Archive for July, 2014
*This post by Livia Merrill was originally featured on The Neuroethics Blog.
Livia Merrill is a recent graduate from Tulane University in New Orleans, LA, where she has received both her B.S. and M.S. in Neuroscience. Her research of 4 years under Dr. Fiona Inglis, PhD, consisted of dendritic morphological changes in the prefrontal cortex of non-human primates after the administration of PCP. Having psychomimetic effects, this model was utilized to contribute to the study of schizophrenia and to provide for more effective anti-psychotics. Her current pursuit is under Dr. Stacy Drury, PhD to examine cortisol levels of pregnant mothers in some of the underprivileged neighborhoods of New Orleans and the epigenetic effects on their offspring. Livia’s future plans consist of research behind deviant behavior and rehabilitating subjects. Ideally, she hopes to contribute to change in the criminal justice system, where punishment can transition to rehabilitation, by demonstrating the negative effects of adverse
experiences, including punishment-based systems.
The United States has the largest population of incarcerated individuals in the world; the latest available data from the Bureau of Justice Statistics indicate there are approximately 1.6 million inmates. Such numbers not only reveal the number of imprisoned individuals but also provide an idea of the massive impact on family members, victims, and other members of society. Furthermore, recidivism rates have revealed that one-quarter to two-thirds of released persons from state prisons are rearrested within 3 years.i Personal accounts, governmental reviews, and actions by prison activists and social workers have unveiled the grave conditions of these institutions. Such examples include a 2012 case where Los Angeles deputies were accused of violently beating inmates of the L.A. County Jail Complexii and a case in 2013 where a Mississippi prison for the mentally ill was accused of being understaffed and having deplorable living conditions, such as rat infestations, rampant diseases, sexual assaults, and malnourishment of food and medicinal treatment.iii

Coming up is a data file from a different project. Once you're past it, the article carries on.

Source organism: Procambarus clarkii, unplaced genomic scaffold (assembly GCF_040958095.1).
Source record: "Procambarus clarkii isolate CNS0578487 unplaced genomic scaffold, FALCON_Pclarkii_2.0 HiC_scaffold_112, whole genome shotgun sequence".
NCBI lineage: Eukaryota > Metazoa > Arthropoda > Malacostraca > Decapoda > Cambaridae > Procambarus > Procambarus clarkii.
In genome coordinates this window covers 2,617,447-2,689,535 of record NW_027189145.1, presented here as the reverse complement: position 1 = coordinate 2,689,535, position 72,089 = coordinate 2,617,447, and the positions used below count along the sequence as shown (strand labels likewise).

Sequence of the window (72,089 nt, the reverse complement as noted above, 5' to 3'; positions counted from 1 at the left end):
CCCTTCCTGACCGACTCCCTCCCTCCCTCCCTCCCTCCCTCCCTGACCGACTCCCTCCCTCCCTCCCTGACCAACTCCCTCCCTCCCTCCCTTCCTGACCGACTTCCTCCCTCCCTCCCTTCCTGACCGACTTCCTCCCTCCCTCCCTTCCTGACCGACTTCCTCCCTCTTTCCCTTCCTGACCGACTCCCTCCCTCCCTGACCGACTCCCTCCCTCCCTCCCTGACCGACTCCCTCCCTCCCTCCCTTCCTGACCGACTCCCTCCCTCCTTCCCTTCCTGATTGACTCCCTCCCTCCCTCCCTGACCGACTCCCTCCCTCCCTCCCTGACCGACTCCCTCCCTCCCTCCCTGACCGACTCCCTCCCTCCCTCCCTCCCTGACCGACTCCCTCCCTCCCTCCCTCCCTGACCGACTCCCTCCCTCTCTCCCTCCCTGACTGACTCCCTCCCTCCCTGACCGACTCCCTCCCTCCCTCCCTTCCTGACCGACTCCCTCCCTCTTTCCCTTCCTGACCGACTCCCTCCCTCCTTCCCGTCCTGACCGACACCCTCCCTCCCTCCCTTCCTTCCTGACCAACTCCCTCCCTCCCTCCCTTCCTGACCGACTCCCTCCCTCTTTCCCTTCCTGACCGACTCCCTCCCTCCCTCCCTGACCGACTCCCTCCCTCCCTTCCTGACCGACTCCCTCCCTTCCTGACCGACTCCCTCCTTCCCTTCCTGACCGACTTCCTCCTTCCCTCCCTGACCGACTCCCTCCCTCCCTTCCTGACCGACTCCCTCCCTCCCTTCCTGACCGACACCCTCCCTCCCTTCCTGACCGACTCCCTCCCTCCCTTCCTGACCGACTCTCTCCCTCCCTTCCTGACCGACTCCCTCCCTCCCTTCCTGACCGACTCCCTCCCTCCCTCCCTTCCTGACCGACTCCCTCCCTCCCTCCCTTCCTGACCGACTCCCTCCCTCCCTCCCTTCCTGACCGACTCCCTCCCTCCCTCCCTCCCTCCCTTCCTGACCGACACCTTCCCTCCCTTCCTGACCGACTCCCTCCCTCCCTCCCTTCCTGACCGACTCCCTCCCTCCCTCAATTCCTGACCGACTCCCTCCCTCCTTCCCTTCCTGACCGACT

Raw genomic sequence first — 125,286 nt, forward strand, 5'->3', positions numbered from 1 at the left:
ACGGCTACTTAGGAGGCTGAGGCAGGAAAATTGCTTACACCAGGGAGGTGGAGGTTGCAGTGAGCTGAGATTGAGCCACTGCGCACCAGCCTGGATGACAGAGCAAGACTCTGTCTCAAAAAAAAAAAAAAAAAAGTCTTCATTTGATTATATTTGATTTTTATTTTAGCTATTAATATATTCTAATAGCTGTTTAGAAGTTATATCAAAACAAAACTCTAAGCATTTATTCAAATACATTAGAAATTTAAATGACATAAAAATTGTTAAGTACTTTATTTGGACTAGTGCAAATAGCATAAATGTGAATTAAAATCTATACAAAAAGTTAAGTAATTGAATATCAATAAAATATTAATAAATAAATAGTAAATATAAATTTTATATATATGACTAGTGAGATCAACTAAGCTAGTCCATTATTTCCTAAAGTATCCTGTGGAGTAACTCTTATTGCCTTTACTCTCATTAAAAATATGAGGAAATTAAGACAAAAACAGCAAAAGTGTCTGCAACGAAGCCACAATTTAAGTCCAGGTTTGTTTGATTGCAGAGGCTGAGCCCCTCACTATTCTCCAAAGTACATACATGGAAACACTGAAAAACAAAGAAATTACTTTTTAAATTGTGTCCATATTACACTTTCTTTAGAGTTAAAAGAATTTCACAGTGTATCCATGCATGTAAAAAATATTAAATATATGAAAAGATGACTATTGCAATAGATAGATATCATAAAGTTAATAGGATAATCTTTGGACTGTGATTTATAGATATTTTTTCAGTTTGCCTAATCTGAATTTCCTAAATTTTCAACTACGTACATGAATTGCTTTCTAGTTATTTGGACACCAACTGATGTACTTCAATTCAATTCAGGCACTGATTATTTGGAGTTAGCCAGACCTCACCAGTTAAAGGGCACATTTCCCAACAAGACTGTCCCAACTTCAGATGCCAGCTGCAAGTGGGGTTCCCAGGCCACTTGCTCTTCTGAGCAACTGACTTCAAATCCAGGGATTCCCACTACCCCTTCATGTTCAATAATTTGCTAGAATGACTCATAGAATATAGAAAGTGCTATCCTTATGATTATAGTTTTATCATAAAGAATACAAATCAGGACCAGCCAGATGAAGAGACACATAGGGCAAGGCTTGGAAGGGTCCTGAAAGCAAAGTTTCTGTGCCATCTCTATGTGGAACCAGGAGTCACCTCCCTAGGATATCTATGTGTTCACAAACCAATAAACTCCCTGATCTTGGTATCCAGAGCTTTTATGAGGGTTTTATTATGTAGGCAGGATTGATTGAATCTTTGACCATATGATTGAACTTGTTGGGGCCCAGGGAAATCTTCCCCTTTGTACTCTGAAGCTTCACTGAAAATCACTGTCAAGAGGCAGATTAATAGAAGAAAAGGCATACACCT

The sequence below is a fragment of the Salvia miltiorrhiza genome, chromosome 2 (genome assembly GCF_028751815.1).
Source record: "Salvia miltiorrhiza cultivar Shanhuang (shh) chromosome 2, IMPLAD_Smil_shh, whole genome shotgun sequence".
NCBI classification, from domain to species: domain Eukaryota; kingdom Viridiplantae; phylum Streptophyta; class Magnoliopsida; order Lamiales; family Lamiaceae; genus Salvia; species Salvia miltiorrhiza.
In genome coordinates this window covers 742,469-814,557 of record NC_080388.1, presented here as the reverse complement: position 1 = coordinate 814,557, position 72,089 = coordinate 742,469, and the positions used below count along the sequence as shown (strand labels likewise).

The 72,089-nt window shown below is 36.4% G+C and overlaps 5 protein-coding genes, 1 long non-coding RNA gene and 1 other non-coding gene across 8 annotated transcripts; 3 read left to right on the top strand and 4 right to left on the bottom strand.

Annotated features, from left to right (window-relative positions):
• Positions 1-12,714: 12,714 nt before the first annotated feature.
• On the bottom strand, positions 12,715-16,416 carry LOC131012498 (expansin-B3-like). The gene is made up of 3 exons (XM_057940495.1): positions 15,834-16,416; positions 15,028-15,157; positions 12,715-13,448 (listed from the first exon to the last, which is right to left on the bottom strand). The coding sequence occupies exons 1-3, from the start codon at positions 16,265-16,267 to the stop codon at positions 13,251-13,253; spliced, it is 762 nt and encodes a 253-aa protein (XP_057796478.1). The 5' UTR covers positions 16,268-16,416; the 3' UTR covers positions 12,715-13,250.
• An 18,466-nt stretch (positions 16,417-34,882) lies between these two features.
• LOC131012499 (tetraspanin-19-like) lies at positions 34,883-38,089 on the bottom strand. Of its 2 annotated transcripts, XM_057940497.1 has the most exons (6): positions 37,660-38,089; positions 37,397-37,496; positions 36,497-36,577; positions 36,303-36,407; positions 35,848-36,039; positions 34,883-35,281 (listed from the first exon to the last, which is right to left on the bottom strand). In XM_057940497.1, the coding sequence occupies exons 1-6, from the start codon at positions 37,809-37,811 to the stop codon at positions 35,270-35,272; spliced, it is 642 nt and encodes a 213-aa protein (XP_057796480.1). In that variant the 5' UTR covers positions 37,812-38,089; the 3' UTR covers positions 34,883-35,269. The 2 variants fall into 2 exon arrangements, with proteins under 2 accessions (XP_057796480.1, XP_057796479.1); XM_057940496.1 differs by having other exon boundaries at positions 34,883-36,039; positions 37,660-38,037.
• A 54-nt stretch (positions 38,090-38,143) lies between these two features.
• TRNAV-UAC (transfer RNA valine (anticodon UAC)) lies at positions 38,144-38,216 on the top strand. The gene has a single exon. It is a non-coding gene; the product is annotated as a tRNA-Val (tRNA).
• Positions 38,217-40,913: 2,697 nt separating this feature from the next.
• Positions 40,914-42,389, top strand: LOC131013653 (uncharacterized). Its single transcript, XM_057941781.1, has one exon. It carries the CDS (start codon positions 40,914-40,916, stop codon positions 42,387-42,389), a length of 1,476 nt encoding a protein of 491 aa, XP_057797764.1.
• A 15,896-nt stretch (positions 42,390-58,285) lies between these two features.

|An example of a typical cell in Orleans Parish Prison, New Orleans, LA. (Via therightperspective.org)|
I am a lecturer in biomedical ethics and law, primarily interested in the ethical and philosophical issues of psychiatry. I have a background in bioethics, social science, psychology and biology. I also host and co-edit a website psychiatricethics.com which features articles and multimedia on a wide range of issues in psychiatry, neuroethics and bioethics.
For several years I have been researching the ethical and philosophical issues raised by self harm and its treatment. In particular, I have been concerned with the ethical questions which arise when doctors or nurses allow patients to self harm in psychiatric hospitals. I first encountered this issue when it was reported in the British press that patients were being allowed to self cut in some NHS hospitals. For example, one inpatient was allowed to keep a piece of glass in a locked draw in her room and use it to cut her knees.
My work on self harm has had an empirical component. Read the rest of this entry »